by Terry Sanders, M.D.
In April of 2007, my buddy David Gregory and I were deep in the innards of my ailing computer when my wife Dorothy called, "Terry, that goat is in the yard!"
I had five sheep and one goat, which I used to keep the grass down on my three and a half acres. The goat was a pet, and I knew she wouldn't leave the property, but she was bound to eat some of Dorothy's flowers if I didn't put her up. The sheep were a different story. Half Dorper and half Barbado, they were essentially wild. I had had them for a year, and they were no tamer than the day I had gotten them. They had two speeds—walk and full speed ahead.
I also had two dogs, both Border collies. Micah was timid, quiet, and a good working dog. Susie was the exact opposite. Only two years old, she minded well when no other animal was involved. I had only worked her on the sheep once; she chased and was hard to call off. Instead of driving them to me, she drove them away—not a desirable trait in a Border collie.
David and I went into the yard. The goat was by the pasture gate. The sheep were on the far side of the pasture, behind the barn. It was getting late, and I thought that I would go ahead and shut the sheep and goats in the corral by the barn for the night. There was one problem; my horse was also in the pasture. I would have to turn her away from the corral, as I didn't shut her up at night.
I decided to let Susie pen them. I knew that as soon as she saw them, they would head for the barn at a run. I intended to put her on a lead and take her around the barn, releasing her behind them. I opened the gate a crack to let the goat in, but Susie squeezed past me and was gone like a flash. I thought that she would put the sheep against the back fence and hold them there. I rushed into the pasture, opened the gate into the corral, and then I heard the sheep coming. Susie had gotten behind them and was bringing them as fast as they could come.
This wouldn’t have been a problem, except that the horse was to my left, and I had to drive her back before the sheep got there. I waved an arm at the mare to turn her and then turned back to see that the first of the sheep had rounded the corner. She was going too fast to dodge me and was already airborne—seeing that she didn't have time to turn, she was trying to jump me.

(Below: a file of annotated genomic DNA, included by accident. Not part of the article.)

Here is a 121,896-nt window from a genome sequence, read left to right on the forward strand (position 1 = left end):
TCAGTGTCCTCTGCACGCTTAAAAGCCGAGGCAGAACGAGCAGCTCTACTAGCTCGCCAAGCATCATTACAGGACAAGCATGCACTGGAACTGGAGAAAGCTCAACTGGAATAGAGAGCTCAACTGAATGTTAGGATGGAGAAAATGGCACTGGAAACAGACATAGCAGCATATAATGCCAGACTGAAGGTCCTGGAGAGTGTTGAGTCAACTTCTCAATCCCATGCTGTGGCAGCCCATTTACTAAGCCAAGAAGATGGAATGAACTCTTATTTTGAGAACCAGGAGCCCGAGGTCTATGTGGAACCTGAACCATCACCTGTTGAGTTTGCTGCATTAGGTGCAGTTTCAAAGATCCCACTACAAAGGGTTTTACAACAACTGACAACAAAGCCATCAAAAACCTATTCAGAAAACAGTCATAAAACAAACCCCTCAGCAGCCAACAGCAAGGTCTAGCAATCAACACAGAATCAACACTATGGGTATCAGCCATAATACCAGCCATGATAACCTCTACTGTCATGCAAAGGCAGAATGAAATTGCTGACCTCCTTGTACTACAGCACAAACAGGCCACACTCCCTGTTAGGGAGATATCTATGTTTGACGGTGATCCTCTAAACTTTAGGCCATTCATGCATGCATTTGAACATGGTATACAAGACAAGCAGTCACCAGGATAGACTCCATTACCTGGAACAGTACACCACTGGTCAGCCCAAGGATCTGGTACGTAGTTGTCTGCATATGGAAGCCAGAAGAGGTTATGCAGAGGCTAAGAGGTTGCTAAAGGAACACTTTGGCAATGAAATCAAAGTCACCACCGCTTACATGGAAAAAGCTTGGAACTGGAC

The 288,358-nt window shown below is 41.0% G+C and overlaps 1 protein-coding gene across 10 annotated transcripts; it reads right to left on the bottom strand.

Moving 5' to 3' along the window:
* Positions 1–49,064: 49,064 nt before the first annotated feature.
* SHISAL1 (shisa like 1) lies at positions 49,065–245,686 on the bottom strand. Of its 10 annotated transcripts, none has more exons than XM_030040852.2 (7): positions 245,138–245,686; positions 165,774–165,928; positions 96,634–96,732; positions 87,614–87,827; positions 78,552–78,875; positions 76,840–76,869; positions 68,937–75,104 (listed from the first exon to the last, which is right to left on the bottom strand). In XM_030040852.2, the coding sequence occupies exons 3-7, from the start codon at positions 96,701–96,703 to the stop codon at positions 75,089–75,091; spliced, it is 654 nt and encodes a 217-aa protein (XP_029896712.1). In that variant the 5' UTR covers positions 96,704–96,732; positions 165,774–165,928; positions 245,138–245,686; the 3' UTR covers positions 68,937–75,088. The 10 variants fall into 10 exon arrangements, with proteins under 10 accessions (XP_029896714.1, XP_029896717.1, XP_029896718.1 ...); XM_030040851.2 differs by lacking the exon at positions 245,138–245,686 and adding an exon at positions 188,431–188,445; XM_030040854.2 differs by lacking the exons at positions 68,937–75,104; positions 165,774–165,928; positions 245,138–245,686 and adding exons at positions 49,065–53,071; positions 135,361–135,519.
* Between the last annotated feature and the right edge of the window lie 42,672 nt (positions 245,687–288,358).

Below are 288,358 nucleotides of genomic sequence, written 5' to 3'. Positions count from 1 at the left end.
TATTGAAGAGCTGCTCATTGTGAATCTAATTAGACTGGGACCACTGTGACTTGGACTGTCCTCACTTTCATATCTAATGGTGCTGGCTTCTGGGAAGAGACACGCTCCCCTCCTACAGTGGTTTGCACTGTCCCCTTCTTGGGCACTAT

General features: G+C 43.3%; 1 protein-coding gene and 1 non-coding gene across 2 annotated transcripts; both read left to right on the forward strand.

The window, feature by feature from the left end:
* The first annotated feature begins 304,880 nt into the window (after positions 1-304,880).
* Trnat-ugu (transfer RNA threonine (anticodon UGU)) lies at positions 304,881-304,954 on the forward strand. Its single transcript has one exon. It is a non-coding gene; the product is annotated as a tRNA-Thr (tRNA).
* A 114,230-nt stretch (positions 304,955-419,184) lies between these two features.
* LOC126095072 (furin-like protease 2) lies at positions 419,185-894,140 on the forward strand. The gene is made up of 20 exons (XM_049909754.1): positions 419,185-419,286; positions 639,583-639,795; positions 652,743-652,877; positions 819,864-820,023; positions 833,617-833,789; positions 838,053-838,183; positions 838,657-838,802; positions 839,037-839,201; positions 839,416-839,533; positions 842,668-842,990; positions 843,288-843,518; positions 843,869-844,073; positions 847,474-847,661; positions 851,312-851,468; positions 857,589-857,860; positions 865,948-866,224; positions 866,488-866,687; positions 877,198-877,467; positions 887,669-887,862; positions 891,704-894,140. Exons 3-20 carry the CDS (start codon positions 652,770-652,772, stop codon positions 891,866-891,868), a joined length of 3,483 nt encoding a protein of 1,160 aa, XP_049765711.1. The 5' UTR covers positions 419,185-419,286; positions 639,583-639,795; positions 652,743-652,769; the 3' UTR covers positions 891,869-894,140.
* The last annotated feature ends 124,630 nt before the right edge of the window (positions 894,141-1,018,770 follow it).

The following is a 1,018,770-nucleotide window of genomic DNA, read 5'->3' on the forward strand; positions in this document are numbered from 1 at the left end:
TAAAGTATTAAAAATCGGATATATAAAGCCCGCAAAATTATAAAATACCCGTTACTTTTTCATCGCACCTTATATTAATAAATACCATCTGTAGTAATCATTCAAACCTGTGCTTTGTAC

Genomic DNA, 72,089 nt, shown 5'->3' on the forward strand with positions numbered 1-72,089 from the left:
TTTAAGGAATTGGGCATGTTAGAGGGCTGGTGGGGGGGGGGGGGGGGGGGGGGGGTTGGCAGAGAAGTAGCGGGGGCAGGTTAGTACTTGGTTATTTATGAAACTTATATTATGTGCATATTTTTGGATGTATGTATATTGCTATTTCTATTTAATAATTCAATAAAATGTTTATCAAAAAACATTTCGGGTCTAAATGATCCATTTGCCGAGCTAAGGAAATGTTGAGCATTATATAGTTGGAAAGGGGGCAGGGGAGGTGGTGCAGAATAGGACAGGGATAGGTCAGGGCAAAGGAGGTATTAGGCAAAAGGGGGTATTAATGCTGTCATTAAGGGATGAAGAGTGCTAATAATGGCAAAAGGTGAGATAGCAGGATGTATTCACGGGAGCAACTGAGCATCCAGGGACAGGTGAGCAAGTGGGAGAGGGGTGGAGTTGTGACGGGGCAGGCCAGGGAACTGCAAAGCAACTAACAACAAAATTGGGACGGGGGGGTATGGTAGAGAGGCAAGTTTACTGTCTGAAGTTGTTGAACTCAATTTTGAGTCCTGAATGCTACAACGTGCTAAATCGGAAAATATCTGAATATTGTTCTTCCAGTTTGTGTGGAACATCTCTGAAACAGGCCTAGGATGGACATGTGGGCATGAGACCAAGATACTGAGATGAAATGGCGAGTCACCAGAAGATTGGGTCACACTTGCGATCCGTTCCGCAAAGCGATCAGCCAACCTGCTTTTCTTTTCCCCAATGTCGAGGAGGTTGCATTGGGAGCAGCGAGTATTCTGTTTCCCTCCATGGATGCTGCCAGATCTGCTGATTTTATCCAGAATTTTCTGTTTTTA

I could see that she was going to hit me in the face, and I started to throw up my arm, but I didn't have time to complete the action before she ducked her head and hit me in the nose and forehead. The impact was so strong that the first part of my body to hit the ground was my shoulders. Then my head slammed into the ground. The other four sheep ran over me. (Each of the sheep weighed a hundred pounds.)
David had seen the whole thing from the pasture gate. He yelled to Dorothy, "Come quick! Terry is bad hurt." My memory of the incident is vivid to that point. I had an excruciating headache. With David's help, I was able to get up and walk into the house. I don't remember anything that happened for the next hour and a half. Dorothy is a Reiki Master. She put me on the Reiki bed and began giving me Reiki.
During this time, her brother, Jim Taylor, was sitting in the Dairy Queen in Bowie, Texas, 17 miles away. Suddenly the thought came to him; I need to go to Dorothy and Terry’s. He immediately got into his truck and started for our place. After giving me Reiki for a few minutes, Dorothy called Jim, who is also a Reiki Master, and learned that he was half a block away. After Jim arrived, the two of them gave me Reiki.
I had a small cut on the bridge of my nose (from my glasses); my eyes were getting black, and my face was beginning to swell. Let me pause here to say that I am an M.D. The usual aftermath from such a blow is—at the very least, a night in the hospital, with the attendant expense, and, more than likely, recurrent headaches for at least six months. Add to this my age; I had just turned 84. Old people are very prone to bruising, and they are very susceptible to injury from even a light blow.
I regained consciousness an hour and a half after the accident happened. They told me that while I was unconscious, I kept asking: “What happened; what happened?” This behavior is typical of someone who has had a concussion. When I came to, I felt normal. The small cut over my eye was still there, but all swelling and blackness were gone from my face. The headache was gone. I ate supper and went about my usual pursuits the rest of the evening. I took a nap the following morning, but other than that, I had no ill effects at all. Without Reiki, who knows?
This article is from the Winter 2008 edition of Reiki News Magazine.